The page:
5. Roucek, Joseph S. (1958). The Sovietization of Albanian Education. Slavic and East European Journal, 16, 55-60.

5.1. One of the issues faced by Albanian society was the communist control. School were all cotroled by the state as they followed Marxist-Leninist example. Albania had the highest illiteracy rate in Europe during the early 20th century but soon they would know how to read and write. The task of an Albanian teacher was to educate youth to hate the instigators of a new imperialistic war and the Anglo-American Imperialists. As they would teach Russian as a second language and not English or any other one. They injected the hate according to the Soviet Union example as to love your Motherland and not other enemies. Political views were mixed up with education.

6. Conteh-Morgan, M. (2002). Connecting the Dots: Limited English Proficiency, Second Language Learning Theories, and Information Literacy Instruction. Journal Of Academic Librarianship, 28(4), 191.

6.1. This article summarizes two major language acquisition theories and ESL teaching methods derived from them, and discusses a library instruction model based on them They talk about making a connection through the language and other issues that impact ESL students. One way they can learn is through library and librarians. Librarians who teach students with limited English proficiency have discussed various barriers limiting effective learning such as language, cultural and technological issues. Social context is another huge impact where it refers to the general atmosphere of the learning environment, the classroom dynamics, opportunities for students and professors interaction. Their goal is to make students feel welcomed and non isolated in non ESL classes.

7. Chang, M. (2011). Helping the international student understand the American university. New Directions For Higher Education, (153), 21-24. doi:10.1002/he.422

7.1. For the majority of students, success in the American university classroom is the goal. There are ESL programs, which try to provide as many opportunities to learn about American culture as much as possible. In the article are shown ways and activities which help students explore culture as well as adapting to the society. Another program which is American English and Culture Program provides the opportunity for international students to become fully prepared for academic study at the university level, while building on their experiences of American as well as global community, communication, connection, and cooperation.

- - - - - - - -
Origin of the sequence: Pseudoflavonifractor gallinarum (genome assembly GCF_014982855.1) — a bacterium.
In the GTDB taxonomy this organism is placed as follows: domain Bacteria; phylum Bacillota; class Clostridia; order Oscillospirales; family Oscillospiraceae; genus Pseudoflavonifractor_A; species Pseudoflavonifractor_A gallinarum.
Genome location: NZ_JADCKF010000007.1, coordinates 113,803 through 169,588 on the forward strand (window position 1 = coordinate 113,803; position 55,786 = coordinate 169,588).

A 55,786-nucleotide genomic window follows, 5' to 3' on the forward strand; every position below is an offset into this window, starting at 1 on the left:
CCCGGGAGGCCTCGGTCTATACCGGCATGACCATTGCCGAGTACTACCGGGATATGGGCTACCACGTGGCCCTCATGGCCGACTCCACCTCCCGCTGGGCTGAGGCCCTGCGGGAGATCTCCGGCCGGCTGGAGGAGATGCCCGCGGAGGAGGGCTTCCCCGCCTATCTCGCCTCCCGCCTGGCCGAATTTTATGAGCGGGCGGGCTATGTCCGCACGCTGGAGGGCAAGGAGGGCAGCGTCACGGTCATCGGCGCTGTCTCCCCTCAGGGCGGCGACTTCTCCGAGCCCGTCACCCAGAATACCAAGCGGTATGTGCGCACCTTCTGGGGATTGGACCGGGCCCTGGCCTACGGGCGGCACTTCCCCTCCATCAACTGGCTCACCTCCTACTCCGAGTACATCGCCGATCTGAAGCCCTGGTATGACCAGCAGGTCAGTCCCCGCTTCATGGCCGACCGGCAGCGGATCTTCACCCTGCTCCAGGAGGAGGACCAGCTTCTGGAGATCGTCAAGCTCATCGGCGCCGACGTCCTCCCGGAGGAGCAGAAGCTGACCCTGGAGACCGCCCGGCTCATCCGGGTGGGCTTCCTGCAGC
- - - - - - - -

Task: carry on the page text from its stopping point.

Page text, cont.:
8. Negative

8.1. Discrimination

8.1.1. Having an accent or even speaking a broken English may stigmatize you and put you in a different category other from the rest. You may feel lonely and let down.

8.2. Expressing yourself

8.2.1. It's hard to express yourself as you cannot find the right words or expressions. As your native language is not English you have trouble in telling and showing what's really on your mind and what you have to say.

8.3. Native language

8.3.1. As you get to speak English you may forget your own native language. You get adapted to the new society and the new culture as your language fades away.

9. Positive

9.1. Lifestyle

9.1.1. As you learn more new words you get to know the culture itself and it effects your way of thinking as well as your way of life such as style, likes, vision for the future etc.

9.2. Opportunities

9.2.1. English opens many doors for you and as a possessor you may get many job opportunities, internships, and possibilities of a decnt careeer since you're bilingual.

9.3. Connections

9.3.1. You get to know people from all around the world who speak English and have the same interests as you. You make connections with them regarding to jobs or even friendship and social interaction.